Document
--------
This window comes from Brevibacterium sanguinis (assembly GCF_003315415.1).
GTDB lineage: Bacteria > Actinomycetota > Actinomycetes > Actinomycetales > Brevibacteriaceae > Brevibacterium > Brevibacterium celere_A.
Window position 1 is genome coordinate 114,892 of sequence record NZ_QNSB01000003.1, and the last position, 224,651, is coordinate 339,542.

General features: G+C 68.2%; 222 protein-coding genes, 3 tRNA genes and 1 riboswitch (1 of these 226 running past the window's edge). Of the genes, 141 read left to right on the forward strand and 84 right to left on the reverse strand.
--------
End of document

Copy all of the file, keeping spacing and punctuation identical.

This window comes from Brevibacterium sanguinis (assembly GCF_003315415.1).
GTDB lineage: Bacteria > Actinomycetota > Actinomycetes > Actinomycetales > Brevibacteriaceae > Brevibacterium > Brevibacterium celere_A.
Window position 1 is genome coordinate 114,892 of sequence record NZ_QNSB01000003.1, and the last position, 224,651, is coordinate 339,542.

General features: G+C 68.2%; 222 protein-coding genes, 3 tRNA genes and 1 riboswitch (1 of these 226 running past the window's edge). Of the genes, 141 read left to right on the forward strand and 84 right to left on the reverse strand.